Intended for healthcare professionals

Career Focus

Dealing with “heartsink” patients

BMJ 2004; 329 doi: (Published 13 November 2004) Cite this as: BMJ 2004;329:s203
  1. Una Coales, general practitioner
  1. London W1G 6AT

I suggest there are no heartsink patients, only heartsink doctors.


  • Use non-verbal body language and verbal communication to ensure the patient feels listened to

  • Uncover a patient's true agenda to avoid listening to endless lists of minor complaints

  • Give the patient with a long list the opportunity to speak first for 90 seconds—but then explain that the appointment is seven minutes' long. Negotiate which problem needs addressing today

  • Assume control and offer structure to a consultation with a rambling patient

  • Hand over responsibility to the patient. Advise the patient to chase outpatient appointments and referrals

  • Limit the number of investigations and referrals made for the “dependent clinger,” who refuses to take responsibility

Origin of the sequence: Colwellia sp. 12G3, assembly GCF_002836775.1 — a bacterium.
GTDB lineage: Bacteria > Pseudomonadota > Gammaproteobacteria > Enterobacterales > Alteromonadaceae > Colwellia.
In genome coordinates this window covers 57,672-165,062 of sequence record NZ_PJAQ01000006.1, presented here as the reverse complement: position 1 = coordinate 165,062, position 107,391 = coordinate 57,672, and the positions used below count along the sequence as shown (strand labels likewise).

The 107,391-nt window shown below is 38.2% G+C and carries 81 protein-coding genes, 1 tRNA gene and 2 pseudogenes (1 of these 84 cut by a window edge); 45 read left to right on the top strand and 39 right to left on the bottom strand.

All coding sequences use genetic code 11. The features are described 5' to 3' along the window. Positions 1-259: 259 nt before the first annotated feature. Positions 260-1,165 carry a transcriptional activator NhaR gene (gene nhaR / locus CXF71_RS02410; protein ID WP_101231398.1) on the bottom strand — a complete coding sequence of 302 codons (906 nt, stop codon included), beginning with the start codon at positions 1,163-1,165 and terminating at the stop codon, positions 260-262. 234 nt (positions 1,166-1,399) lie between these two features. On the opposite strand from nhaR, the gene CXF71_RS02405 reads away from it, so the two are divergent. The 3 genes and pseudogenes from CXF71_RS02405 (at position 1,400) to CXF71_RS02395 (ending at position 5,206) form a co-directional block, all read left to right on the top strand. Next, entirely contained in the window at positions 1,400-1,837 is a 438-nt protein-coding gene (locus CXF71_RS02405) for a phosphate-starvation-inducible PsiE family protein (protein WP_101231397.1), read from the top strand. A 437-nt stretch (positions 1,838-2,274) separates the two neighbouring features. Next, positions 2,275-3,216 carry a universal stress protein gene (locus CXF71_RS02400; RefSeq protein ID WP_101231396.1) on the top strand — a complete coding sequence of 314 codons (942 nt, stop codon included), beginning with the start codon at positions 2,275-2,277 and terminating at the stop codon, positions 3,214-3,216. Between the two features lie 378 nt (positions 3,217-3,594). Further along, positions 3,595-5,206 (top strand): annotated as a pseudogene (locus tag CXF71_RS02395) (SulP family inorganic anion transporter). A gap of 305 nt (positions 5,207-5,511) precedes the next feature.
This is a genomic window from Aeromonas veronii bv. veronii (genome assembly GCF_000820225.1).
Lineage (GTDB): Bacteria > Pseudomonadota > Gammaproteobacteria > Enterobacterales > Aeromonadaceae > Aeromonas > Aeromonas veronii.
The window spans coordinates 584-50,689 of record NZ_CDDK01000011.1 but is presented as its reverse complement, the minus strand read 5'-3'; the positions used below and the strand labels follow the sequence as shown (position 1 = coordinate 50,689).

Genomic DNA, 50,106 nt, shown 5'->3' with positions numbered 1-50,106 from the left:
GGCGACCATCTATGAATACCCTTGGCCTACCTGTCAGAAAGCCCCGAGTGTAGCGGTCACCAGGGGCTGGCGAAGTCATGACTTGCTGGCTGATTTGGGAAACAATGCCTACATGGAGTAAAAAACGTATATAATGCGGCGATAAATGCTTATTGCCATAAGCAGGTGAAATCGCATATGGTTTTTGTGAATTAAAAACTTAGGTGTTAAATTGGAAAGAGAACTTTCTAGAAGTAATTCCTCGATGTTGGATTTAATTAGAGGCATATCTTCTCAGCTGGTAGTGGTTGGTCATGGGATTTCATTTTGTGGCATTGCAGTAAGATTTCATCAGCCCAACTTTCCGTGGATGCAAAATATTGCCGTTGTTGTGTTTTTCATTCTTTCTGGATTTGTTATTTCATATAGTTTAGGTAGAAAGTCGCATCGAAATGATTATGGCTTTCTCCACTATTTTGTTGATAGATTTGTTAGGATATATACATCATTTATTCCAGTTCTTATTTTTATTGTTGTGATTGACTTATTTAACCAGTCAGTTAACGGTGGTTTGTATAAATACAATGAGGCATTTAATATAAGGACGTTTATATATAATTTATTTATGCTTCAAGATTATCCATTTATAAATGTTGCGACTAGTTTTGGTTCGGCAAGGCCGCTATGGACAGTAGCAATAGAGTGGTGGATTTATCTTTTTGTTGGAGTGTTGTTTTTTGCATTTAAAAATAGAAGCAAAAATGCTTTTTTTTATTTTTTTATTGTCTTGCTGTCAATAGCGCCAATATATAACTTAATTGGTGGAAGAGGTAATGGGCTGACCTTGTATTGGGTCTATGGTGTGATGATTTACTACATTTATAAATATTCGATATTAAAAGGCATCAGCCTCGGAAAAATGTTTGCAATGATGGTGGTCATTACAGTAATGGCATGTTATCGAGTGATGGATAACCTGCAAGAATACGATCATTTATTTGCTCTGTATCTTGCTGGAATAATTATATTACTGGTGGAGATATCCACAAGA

• Share the pessimism of a “manipulative help rejector”—“There is nothing medicine can offer for your illness”

  • Offer empathy to a “self-destructive denier”

  • Acknowledge the effects of symptoms for a somatiser but suggest that psychological distress can cause physical symptoms

  • Set rules for frequent attenders. “I will see you again in four weeks” helps to curb weekly visits

  • Improve your communication skills if your list of heartsink patients increases. Adopt a consultation model such as Neighbour's or use SCORES (Silence, Clarify, Open-ended questions, Reflect back, Empathy, Summarise).


  • Enter into a debate with the “entitled demander”—a patient who consults more than the average 3.5 times per year, makes excessive demands, and uses the phrase, “I know my rights!” Reassure the patient that you are doing your best to ensure he or she receives the best possible medical care

  • Work if you are sick. You will lose control and make mistakes